US issuers have been very active so far this year

The five tranche deal is the fifth such one this year, the others coming from Medtronic (twice), Fidelity National and Danaher. The total for the full month for IG non-financial issuance comes in at €48bn, while the €250.3bn issued year to date is made up of €80.6bn from US-domiciled corporates.

That 32% of the total issued year to date compares with just 11.9% for 2018 and against a record 26% in 2015 of non-financial US borrowers funding in the euro-denominated capital markets.

Other deals in the session took in high yield rated issuer Elis SA which borrowed €500m in a long 5-year at 1% and €350m in a long 8-year at 1.625%, both 37.5bp inside the initial guidance with books up at a combined €2.1bn. The volume year to date for HY rated deals is now at €45.8bn (versus €62bn for the whole of last year).

In financials, we had BBVA lift €1bn in a 5-year senior non-preferred at midswaps+80bp (-15bp versus IPT). The total senior financial debt issuance volume for the year to date rose to €130.3bn – which is ahead of last year’s 12 month total of €129bn. At the current run rate, we ought to be looking at something in the region of €160bn for the full-year. Finally, Banco BPM issued €350m in a 10NC5 subordinated deal, priced to yield 4.25%.

Defensive and wary, still

As for the rest of the market, the US opened in sprightly fashion and gave markets in Europe a leg-up. However, into our close, the US equity markets were in the red and we managed to close that way. The FTSE lost 0.6% and the Dax 0.3% as US markets were up to 1.3% lower. Losses were accelerating as impeachment proceedings against Trump were gathering momentum (Ukraine aid/call).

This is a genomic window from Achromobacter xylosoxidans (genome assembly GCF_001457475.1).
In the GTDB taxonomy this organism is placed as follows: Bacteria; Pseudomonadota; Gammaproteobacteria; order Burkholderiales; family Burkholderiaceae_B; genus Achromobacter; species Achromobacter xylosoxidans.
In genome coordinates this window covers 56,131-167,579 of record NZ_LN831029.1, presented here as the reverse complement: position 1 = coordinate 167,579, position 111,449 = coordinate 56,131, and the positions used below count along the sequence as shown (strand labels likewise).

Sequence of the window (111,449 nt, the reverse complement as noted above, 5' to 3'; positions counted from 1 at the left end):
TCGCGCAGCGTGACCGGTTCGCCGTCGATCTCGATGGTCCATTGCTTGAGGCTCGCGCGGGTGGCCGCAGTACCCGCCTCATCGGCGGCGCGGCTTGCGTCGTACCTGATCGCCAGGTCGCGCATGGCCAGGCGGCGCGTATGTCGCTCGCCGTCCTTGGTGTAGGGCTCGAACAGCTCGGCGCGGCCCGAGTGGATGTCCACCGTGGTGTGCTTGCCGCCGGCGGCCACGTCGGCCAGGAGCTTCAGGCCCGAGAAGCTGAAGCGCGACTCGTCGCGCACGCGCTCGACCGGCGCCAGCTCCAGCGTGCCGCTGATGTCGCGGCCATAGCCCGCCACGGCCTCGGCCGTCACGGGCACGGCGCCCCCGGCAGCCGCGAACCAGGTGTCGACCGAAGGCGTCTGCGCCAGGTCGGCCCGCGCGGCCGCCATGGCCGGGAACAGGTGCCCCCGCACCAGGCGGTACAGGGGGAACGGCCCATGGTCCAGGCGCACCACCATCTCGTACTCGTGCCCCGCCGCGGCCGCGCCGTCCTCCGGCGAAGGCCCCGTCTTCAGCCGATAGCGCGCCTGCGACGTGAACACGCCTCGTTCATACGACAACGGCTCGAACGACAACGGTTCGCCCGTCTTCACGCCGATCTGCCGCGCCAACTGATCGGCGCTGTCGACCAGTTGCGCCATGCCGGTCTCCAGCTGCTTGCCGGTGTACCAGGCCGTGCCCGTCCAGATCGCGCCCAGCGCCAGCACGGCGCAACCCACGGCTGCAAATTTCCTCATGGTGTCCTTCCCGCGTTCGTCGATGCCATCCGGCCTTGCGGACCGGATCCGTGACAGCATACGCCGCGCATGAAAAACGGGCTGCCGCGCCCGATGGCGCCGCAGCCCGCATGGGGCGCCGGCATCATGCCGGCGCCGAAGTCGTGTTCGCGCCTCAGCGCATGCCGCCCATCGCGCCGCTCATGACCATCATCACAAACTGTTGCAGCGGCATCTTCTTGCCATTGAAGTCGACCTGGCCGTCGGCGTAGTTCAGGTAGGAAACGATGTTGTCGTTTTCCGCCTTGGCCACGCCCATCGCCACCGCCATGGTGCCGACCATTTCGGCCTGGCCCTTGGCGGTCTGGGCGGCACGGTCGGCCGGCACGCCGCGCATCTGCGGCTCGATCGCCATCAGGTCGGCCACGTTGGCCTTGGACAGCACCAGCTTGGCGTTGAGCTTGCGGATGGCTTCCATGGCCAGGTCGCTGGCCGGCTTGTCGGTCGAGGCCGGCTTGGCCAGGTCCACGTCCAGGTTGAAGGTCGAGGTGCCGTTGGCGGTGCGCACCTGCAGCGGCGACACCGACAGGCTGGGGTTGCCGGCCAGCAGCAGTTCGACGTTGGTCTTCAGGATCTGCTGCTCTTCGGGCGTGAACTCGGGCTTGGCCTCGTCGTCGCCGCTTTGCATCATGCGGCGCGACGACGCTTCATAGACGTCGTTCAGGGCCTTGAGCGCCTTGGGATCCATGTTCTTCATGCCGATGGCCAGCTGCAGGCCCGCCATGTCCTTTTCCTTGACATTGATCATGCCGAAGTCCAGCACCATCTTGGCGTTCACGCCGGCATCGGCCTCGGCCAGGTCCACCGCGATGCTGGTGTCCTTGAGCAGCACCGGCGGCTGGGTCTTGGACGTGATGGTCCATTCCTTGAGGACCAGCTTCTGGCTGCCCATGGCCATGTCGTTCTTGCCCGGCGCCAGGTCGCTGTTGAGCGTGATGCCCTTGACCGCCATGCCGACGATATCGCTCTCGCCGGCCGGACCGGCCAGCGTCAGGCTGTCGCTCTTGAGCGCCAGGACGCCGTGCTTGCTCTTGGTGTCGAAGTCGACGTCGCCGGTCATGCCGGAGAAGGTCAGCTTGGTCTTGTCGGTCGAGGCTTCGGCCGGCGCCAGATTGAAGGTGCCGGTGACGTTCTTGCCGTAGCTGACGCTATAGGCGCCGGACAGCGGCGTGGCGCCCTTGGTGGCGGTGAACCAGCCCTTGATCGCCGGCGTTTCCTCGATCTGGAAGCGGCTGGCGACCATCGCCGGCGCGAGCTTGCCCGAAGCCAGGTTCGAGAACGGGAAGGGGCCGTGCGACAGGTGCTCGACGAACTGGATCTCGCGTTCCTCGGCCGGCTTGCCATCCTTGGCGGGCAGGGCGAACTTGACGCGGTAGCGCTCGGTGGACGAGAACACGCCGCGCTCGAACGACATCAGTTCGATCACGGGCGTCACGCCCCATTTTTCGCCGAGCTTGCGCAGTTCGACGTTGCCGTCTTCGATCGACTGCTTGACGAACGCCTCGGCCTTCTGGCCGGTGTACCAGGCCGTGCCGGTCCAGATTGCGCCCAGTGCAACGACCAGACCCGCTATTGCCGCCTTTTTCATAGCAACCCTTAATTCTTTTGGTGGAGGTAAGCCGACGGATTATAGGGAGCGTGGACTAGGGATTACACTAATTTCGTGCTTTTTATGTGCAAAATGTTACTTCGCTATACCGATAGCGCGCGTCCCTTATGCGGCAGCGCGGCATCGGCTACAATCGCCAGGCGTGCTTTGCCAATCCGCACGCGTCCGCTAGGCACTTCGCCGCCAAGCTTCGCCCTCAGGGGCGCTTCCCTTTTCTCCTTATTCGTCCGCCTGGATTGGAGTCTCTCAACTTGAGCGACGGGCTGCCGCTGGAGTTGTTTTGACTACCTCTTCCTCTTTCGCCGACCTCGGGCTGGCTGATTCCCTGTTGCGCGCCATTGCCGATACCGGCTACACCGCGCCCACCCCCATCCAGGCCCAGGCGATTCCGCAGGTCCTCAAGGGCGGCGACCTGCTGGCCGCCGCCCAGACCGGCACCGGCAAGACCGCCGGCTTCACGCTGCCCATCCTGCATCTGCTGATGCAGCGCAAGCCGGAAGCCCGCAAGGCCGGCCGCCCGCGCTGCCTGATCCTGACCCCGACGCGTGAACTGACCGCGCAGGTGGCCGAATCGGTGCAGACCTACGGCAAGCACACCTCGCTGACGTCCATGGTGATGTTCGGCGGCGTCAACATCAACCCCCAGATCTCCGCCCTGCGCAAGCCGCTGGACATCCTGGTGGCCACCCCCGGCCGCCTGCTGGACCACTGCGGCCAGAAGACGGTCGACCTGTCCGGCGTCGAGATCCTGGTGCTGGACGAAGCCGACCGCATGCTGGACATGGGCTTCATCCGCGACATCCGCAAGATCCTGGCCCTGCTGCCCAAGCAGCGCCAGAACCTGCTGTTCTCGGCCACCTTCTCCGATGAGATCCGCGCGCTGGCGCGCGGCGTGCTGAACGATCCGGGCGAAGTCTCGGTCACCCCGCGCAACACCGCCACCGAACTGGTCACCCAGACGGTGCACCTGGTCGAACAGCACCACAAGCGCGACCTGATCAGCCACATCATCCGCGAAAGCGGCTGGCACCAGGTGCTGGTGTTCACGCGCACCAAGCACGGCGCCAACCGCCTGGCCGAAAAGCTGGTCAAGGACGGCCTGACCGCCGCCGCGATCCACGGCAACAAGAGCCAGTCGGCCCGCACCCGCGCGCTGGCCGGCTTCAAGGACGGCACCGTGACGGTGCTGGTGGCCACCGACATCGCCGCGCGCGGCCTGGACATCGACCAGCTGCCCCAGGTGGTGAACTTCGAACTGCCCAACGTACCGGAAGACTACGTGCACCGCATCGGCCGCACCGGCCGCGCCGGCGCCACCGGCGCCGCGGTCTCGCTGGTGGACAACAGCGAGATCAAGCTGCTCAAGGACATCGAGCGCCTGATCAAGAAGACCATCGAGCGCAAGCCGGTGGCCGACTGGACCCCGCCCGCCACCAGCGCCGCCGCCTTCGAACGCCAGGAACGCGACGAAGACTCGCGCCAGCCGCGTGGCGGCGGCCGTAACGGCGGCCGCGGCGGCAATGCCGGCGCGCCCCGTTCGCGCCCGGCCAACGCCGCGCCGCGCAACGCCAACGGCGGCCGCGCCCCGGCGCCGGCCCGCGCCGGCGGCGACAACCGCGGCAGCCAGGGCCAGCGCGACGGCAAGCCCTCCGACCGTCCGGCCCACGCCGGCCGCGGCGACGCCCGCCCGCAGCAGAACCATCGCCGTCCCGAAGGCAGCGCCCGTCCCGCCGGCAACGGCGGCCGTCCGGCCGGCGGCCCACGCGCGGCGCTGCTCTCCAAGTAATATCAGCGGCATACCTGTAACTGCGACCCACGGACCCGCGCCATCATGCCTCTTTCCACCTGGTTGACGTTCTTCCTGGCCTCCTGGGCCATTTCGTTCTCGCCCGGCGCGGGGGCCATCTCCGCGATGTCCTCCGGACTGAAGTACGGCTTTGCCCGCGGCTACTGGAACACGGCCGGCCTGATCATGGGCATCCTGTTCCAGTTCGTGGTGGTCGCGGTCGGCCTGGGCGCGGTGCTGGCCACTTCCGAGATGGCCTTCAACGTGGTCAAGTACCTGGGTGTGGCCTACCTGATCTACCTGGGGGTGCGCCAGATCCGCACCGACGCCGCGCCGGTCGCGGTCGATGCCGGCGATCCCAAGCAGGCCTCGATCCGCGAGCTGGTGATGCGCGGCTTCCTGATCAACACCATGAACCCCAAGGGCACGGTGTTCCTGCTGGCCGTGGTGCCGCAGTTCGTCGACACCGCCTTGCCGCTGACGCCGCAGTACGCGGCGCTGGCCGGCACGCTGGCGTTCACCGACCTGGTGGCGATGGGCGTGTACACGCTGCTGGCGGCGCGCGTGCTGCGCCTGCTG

Trump: Never far from the headlines

In rates, the 10-year Bund yield moved 2bp lower to -0.60% and the US Treasury in the same maturity to 1.66% (-5bp), just as Trump was also castigating the Iranian regime in his UN speech. Macro news flow during the session was light, save for Japanese manufacturing activity declining in September – in line with all other markets.

Credit wasn’t doing too much away from primary. In index, iTraxx Main Series 32 closed a touch lower/unchanged at 55bp as did X-Over which was left at 223.3bp (-0.7bp).

In the cash market, there was some relative outperformance (without anything happening) – given the aforementioned backdrop. Markets generally though seem to be lacking any clear boost to provide upward momentum at the moment. The iBoxx IG cash index closed at B+124bp which was unchanged on the previous session. The same was seen in the AT1 market (index at B+489bp) while the HY index closed a touch wider, at B+405bp (+4bp).

Have a good day.

Suki Mann

A 30+ year veteran of the European corporate bond markets and in his role as Credit Strategist, Dr Mann has been ranked number one in the Euromoney Investor Survey eight times in ten years. Previously with Societe Generale and UBS, he now shares views of events in the corporate bond market exclusively here on CreditMarketDaily.com.